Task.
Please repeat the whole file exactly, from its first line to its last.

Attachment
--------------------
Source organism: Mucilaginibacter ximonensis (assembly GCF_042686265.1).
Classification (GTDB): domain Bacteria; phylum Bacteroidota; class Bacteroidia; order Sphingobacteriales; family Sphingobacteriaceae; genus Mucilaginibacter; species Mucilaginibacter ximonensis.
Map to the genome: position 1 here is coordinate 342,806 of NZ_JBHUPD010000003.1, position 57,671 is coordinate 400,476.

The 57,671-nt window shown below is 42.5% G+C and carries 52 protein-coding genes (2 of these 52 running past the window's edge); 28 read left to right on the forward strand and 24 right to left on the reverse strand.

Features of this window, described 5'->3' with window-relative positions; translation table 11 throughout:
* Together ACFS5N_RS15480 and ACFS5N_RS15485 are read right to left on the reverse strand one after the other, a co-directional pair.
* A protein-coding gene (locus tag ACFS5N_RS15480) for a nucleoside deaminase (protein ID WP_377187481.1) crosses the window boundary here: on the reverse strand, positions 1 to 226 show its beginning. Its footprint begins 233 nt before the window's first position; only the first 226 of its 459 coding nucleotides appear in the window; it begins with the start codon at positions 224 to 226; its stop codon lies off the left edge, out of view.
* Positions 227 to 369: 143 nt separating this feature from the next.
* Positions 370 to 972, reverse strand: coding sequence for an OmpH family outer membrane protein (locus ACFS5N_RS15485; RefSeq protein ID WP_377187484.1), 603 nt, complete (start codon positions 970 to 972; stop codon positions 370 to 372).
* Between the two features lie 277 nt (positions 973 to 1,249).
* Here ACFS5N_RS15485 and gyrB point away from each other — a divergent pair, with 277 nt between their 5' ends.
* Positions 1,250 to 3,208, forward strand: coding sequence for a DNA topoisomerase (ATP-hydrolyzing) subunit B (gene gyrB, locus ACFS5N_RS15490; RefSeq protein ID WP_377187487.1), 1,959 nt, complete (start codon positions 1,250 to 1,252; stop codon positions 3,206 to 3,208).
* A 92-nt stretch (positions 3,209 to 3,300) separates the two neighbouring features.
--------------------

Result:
Source organism: Mucilaginibacter ximonensis (assembly GCF_042686265.1).
Classification (GTDB): domain Bacteria; phylum Bacteroidota; class Bacteroidia; order Sphingobacteriales; family Sphingobacteriaceae; genus Mucilaginibacter; species Mucilaginibacter ximonensis.
Map to the genome: position 1 here is coordinate 342,806 of NZ_JBHUPD010000003.1, position 57,671 is coordinate 400,476.

The 57,671-nt window shown below is 42.5% G+C and carries 52 protein-coding genes (2 of these 52 running past the window's edge); 28 read left to right on the forward strand and 24 right to left on the reverse strand.

Features of this window, described 5'->3' with window-relative positions; translation table 11 throughout:
* Together ACFS5N_RS15480 and ACFS5N_RS15485 are read right to left on the reverse strand one after the other, a co-directional pair.
* A protein-coding gene (locus tag ACFS5N_RS15480) for a nucleoside deaminase (protein ID WP_377187481.1) crosses the window boundary here: on the reverse strand, positions 1 to 226 show its beginning. Its footprint begins 233 nt before the window's first position; only the first 226 of its 459 coding nucleotides appear in the window; it begins with the start codon at positions 224 to 226; its stop codon lies off the left edge, out of view.
* Positions 227 to 369: 143 nt separating this feature from the next.
* Positions 370 to 972, reverse strand: coding sequence for an OmpH family outer membrane protein (locus ACFS5N_RS15485; RefSeq protein ID WP_377187484.1), 603 nt, complete (start codon positions 970 to 972; stop codon positions 370 to 372).
* Between the two features lie 277 nt (positions 973 to 1,249).
* Here ACFS5N_RS15485 and gyrB point away from each other — a divergent pair, with 277 nt between their 5' ends.
* Positions 1,250 to 3,208, forward strand: coding sequence for a DNA topoisomerase (ATP-hydrolyzing) subunit B (gene gyrB, locus ACFS5N_RS15490; RefSeq protein ID WP_377187487.1), 1,959 nt, complete (start codon positions 1,250 to 1,252; stop codon positions 3,206 to 3,208).
* A 92-nt stretch (positions 3,209 to 3,300) separates the two neighbouring features.